1-Bit Ninja App Review – Skeptic into Believer
When I first heard about Ben Hopkin’s, a.k.a Kode80′s, newest endeavor on the iOS platform, I wasn’t too sure how successful the finished product would actually be. After all, the game was advertised as a platformer without d-pad controls, but instead with a different control scheme that did not allow you to travel backwards in its many levels. Any actual gamer knows that a platformer on the iOS platform must have virtual, on-screen controls. Though I was pretty skeptical about how the whole thing would work, the execution and the pure brilliance of the copy that was released today onto the app store has changed my mind; 1-bit Ninja is an elite among its fellow applications on the app store.
At first glance, 1-bit Ninja looks a lot like a Paper Mario replicate. The gameplay has you controlling a 1-bit ninja, with an overall object of getting from left to right, while avoiding the threat of 1-bit enemies and jumping across platforms. Though they share that in common, they also differ a whole lot. Through a series of clever, overlapping layers, developer Ben Hopkins has created a 3D illusion only visible when dragging the top part of the iPhone’s screen. This new view, able to be seen whenever, while playing, reveals secret passageways that would otherwise not be visible, unless you have a keen eye built to see 3D in a 2D world. (See below for example; another example can be found here)
The developer was aiming to incorporate a new control scheme into the game, rather than a regular, old d-pad, and that’s exactly what he did. I was pretty skeptical when I first heard about the control scheme, because most successful platformers on iOS have included d-pads, but after playing, my initial approach disappeared. Once you play for a bit, and get used to them, the controls feel natural. Pressing down on the left bottom side of the screen, will make the ninja run, while pressing on the right bottom side, will make it jump. The controls will involve timing to perfectly land your jumps, whether it be from platform to platform or landing on an enemy’s head (will kill it), as they don’t allow you to move backwards. In other words, you can only travel forwards.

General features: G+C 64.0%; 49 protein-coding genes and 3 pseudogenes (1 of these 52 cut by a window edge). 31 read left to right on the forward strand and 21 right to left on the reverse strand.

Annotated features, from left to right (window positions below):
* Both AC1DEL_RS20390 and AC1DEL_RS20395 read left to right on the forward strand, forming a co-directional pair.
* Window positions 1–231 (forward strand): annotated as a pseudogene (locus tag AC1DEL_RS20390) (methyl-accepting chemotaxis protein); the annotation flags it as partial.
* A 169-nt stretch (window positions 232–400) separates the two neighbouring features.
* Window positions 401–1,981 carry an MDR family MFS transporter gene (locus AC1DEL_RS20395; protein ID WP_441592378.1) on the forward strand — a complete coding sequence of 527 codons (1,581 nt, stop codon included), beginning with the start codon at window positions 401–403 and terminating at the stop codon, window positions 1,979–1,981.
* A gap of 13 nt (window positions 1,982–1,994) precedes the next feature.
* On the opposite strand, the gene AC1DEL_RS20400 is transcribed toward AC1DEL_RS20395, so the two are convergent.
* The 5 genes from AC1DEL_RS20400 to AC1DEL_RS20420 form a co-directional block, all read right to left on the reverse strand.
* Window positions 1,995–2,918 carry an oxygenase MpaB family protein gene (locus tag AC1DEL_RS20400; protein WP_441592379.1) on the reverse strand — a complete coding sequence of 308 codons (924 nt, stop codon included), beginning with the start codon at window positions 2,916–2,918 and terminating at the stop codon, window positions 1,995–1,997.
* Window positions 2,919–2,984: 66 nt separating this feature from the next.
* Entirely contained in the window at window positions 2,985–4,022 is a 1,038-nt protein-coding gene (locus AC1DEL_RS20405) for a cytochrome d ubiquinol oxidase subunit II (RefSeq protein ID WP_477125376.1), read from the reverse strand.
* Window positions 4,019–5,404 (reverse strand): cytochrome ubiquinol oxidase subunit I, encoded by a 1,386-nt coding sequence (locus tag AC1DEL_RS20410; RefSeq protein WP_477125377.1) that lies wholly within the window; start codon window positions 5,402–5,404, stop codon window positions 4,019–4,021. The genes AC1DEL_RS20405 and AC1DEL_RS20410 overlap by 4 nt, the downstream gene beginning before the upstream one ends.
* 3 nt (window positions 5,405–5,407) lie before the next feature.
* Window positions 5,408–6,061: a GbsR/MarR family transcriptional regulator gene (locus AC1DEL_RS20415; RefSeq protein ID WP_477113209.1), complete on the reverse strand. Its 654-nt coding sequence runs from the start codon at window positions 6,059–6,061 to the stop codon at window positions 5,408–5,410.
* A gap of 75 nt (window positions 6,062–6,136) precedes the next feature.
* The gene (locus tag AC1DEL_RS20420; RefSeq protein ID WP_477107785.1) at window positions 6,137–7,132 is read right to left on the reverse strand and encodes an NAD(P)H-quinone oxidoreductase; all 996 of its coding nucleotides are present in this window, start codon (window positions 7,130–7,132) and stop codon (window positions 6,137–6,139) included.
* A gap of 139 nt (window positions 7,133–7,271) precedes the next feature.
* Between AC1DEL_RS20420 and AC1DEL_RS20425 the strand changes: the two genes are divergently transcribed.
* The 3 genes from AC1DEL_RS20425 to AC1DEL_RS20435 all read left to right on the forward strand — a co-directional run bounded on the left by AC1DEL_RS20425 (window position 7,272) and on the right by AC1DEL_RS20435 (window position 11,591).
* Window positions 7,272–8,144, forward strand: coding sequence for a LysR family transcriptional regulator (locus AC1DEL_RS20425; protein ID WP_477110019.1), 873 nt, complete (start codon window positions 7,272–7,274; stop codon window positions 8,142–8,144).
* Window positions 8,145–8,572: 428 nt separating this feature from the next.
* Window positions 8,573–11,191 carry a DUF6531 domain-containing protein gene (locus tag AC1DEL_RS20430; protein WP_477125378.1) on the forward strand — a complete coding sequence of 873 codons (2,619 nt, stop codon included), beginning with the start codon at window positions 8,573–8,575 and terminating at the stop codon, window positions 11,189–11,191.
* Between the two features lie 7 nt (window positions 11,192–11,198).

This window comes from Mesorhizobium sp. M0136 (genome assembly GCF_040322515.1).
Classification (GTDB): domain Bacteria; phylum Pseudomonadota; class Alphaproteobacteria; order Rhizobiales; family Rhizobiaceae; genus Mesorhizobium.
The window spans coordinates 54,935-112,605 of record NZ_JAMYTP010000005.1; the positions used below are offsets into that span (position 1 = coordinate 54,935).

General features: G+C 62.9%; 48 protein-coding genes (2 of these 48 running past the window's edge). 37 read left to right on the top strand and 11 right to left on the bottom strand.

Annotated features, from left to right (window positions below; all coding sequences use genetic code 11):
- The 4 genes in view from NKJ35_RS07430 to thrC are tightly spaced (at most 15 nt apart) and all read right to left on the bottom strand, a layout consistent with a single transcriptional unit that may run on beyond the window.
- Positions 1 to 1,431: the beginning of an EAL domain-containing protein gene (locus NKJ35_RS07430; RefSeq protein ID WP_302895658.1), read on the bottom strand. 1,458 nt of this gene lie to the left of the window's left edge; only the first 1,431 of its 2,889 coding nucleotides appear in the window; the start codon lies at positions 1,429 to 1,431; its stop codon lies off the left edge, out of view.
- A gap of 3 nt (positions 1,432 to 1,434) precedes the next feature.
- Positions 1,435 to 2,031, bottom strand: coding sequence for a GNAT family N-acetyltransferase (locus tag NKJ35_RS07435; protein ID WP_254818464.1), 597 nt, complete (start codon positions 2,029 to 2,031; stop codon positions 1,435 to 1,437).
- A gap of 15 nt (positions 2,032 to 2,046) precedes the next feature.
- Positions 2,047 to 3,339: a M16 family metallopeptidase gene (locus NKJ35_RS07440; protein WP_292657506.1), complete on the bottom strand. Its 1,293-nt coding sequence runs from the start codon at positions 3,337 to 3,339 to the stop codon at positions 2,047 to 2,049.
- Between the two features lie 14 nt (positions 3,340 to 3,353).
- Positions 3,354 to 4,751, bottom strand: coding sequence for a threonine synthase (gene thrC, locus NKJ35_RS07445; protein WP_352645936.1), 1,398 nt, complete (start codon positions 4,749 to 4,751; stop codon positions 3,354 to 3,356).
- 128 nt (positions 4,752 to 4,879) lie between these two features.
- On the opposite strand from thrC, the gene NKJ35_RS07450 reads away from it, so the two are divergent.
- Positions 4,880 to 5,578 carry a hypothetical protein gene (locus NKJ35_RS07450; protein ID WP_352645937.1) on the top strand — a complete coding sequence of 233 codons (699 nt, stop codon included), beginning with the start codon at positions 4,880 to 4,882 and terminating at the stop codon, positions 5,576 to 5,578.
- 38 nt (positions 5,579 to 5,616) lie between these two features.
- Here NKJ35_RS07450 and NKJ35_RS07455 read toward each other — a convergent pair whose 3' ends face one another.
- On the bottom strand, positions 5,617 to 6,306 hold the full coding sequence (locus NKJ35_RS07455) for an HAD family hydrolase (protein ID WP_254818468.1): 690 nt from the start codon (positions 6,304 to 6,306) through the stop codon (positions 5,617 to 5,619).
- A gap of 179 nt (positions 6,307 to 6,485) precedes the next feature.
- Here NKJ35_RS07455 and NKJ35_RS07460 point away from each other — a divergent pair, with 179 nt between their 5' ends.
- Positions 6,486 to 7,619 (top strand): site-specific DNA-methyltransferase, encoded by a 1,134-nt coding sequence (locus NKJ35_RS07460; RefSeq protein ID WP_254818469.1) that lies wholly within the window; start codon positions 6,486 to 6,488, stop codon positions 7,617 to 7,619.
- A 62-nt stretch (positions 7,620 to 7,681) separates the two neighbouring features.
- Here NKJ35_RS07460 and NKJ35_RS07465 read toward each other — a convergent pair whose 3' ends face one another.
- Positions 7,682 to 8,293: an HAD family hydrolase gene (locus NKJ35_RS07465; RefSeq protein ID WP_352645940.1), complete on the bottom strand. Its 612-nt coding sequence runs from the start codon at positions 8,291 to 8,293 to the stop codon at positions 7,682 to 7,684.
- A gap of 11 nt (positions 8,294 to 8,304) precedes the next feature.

That’s where the clever level design comes into play. Where there are secret passageways, there are also secret coins that can be collected to add more challenge. Not only do you have to look for them, but they can also be located in peculiar places, which often involve multiple tries to get to; plus, there are five in each level. In fact, you’ll probably play each level at-least a few dozen times before you finish. It would be nice if the game would display some basic facts, such as amount of times died, number of enemies killed, and so on.
Levels are unlocked successfully: you play the first, the second is unlocked, and so forth. There are four worlds, each with five levels. To move on to the next level, you do not have to collect all five of the hidden secrets; they are just included for extra challenge. Though if you do, then two additional modes will be unlocked for each level. These include a full 3D mode and an easier-to-drag-and-see-3D mode.
Progressively, the game gets more and more difficult. New enemies will be introduced, level design gets more tough, and other obstacles factor in. I’ve got to say that 1-bit Ninja is easily one of the most difficult, non-puzzle game I’ve ever played. From the beginning to the end, you’ll feel like pulling out each and every one of your hairs, putting them back on, and then pulling them out again. If you can successfully beat the game without ever thinking about smashing your iPhone on the ground repeatedly, you can proudly say you’re a relaxed person. I, sadly, cannot.
With chiptunes included for, evidently, every world, the music running in the background almost never gets too hard on your ears; unless you’re stuck on a level for an infuriating amount of time. Similarly, the retro artwork looks absolutely stunning with the patterns and shading.
When every element, that has been described above, comes together, the finished product is a flawless, iconic game that proves what single, indie developers can achieve. Developer Ben Hopkins, congratulations are creating such a wonderful game that oozes polish and love. Folks, you can’t pass down 1-bit Ninja – not for $100 and certainly not for $1.99.